Quantification of DAB and Immunofluorescence Labeling

For DAB labeling quantification, images were obtained by Hall 100 ZEISS optical microscope with an Axiocam ZEISS digital camera and were analyzed using the NIH ImageJ software (ImageJ; NIH, Bethesda, MD, United States). Field size was set at 1088 × 1040 pixels. All the analysis were performed without post-processing the images.

SNpc and striatum areas were delimitated according to anatomical coordinates (Franklin and Paxinos, 2008). For each immunolabeling, eight serial sections of the SNpc and striatum of each animal were used at different rostrocaudal levels (1 section in every 10) and quantified following the conditions reported by Blesa et al. (2012). The serial sections used for the SNpc analysis were located in the anatomical coordinates between bregma -2.06 and -3.80 mm and for the striatum from bregma 0.02–0.26 mm (for more details see Supplementary Figures S1, S2). The quantification of all immunohistochemical analysis were performed in the striatum (both hemispheres in each slice) in micrographs covering the whole surface area of the dorso-lateral region taken with the 20× magnification and using the principle of the optical dissector (Sterio, 1984). Positive cells were counted only when they touched the superior and left limit of the square. A representative image of the No-MPTP groups has been shown for each marker in the Supplementary Figure S3.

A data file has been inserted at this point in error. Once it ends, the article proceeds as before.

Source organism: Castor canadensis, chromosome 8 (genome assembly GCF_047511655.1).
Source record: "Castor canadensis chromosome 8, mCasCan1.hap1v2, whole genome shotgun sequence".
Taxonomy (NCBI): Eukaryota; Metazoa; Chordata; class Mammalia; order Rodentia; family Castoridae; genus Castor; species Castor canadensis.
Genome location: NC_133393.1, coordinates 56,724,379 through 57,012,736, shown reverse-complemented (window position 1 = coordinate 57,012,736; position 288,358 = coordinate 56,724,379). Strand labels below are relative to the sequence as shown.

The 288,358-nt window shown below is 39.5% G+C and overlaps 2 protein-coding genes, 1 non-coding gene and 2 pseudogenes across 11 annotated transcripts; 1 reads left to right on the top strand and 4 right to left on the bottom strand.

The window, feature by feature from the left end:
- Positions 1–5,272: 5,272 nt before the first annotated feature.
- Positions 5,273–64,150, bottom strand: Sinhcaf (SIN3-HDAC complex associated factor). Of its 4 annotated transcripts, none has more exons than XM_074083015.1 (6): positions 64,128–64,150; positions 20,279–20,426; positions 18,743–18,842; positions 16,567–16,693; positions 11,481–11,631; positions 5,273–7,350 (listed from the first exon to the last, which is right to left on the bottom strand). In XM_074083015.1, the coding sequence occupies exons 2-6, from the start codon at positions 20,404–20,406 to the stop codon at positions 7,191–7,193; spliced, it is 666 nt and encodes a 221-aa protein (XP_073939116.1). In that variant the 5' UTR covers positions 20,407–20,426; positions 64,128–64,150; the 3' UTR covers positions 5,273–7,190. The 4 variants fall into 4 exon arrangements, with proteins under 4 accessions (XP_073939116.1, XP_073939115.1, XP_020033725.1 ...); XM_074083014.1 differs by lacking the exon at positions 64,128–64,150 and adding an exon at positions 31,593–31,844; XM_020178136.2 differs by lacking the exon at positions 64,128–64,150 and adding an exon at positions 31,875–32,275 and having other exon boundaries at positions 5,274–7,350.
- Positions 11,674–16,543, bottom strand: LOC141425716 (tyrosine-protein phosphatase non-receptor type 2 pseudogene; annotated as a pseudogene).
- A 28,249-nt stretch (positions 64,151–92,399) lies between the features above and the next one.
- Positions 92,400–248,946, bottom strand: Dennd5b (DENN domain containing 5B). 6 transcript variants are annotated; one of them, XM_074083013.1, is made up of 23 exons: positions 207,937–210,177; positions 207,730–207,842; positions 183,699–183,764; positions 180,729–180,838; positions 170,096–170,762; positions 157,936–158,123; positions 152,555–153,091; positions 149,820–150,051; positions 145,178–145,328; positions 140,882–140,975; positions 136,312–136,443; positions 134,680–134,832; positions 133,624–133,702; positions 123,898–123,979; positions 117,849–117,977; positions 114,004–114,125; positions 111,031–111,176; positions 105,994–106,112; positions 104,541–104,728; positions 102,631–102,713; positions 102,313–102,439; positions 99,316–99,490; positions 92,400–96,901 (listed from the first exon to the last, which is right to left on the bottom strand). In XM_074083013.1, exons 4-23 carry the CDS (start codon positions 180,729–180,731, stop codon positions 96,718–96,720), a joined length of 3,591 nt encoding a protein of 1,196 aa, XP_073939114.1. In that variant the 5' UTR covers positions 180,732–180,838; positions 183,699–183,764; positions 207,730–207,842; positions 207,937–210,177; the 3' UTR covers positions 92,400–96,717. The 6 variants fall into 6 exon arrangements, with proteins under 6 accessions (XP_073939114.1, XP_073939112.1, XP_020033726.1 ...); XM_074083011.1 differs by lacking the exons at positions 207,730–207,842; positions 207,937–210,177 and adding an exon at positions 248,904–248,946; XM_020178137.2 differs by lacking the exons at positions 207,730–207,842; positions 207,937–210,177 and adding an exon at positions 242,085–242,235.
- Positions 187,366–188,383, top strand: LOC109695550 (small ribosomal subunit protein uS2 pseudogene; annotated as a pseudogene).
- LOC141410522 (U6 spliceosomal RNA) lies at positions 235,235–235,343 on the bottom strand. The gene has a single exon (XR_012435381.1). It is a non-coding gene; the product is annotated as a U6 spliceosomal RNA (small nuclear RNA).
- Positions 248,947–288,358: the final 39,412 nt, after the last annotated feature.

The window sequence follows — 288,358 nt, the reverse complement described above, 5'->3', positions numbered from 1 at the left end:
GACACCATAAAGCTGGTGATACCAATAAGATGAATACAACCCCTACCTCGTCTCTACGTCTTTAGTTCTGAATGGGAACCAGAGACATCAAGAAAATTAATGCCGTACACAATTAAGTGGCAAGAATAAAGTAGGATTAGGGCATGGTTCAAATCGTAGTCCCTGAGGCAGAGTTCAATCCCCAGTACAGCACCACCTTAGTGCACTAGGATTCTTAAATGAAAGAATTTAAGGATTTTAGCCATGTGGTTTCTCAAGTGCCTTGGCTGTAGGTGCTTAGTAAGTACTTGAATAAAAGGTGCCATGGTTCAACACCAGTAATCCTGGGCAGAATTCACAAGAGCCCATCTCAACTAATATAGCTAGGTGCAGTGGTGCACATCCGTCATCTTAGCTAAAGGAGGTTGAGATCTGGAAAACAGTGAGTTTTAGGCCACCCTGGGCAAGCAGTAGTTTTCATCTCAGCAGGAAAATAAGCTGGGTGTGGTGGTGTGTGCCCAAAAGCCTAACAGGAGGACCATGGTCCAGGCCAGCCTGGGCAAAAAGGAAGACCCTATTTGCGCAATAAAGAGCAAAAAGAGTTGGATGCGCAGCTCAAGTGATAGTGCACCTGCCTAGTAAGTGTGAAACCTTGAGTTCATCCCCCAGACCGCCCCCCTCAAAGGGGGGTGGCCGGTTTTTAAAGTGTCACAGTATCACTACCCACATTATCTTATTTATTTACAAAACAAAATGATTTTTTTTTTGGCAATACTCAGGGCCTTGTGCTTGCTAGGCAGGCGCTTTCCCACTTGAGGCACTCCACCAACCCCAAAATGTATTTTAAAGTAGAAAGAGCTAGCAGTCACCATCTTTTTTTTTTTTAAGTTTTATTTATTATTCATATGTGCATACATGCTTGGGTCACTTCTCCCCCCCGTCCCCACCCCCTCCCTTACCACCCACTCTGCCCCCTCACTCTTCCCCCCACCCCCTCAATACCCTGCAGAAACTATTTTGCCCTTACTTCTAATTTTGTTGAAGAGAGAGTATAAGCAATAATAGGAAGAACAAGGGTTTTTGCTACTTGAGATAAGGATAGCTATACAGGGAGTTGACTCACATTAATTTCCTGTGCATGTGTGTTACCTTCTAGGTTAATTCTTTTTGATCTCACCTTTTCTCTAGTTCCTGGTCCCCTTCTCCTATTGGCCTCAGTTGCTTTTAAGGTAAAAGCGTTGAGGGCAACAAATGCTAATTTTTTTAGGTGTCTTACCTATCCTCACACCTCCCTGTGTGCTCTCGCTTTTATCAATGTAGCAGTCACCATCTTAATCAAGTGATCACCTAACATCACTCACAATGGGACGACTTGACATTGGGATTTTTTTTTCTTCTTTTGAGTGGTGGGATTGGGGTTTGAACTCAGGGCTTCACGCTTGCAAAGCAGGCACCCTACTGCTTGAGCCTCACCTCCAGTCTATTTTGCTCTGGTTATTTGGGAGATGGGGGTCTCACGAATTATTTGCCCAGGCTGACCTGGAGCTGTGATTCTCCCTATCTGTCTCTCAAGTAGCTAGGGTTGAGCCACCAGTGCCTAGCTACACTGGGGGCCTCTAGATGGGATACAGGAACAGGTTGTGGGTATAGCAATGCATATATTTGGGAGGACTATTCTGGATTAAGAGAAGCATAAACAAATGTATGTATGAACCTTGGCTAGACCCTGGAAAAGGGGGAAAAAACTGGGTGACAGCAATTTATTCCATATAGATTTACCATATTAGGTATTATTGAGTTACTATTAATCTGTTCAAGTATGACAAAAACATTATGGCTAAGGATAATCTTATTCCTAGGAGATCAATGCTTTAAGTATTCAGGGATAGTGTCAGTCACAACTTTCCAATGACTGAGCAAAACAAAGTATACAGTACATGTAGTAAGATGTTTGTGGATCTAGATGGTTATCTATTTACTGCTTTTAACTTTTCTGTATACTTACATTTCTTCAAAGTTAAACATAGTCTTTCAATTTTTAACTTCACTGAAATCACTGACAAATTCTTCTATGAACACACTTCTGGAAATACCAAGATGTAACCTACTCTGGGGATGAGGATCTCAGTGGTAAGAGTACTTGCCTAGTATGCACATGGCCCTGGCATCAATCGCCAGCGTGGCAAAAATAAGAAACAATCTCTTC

Quantification of TH-Positive (TH+) Cells

In SNpc, the total number of TH+ cells was determined using the 20× objective and results are expressed as the number of TH+ cells/mm3. Counting unit was the nucleus surrounded by immunoreactive cytoplasm. The area of the SNpc was calculated by a systematic non-biased method. In the striatum, the dopaminergic innervations were quantified by measuring the optical density (O.D.) of DAB signal, expressed as Area (%)/mean gray value (Barcia et al., 2005).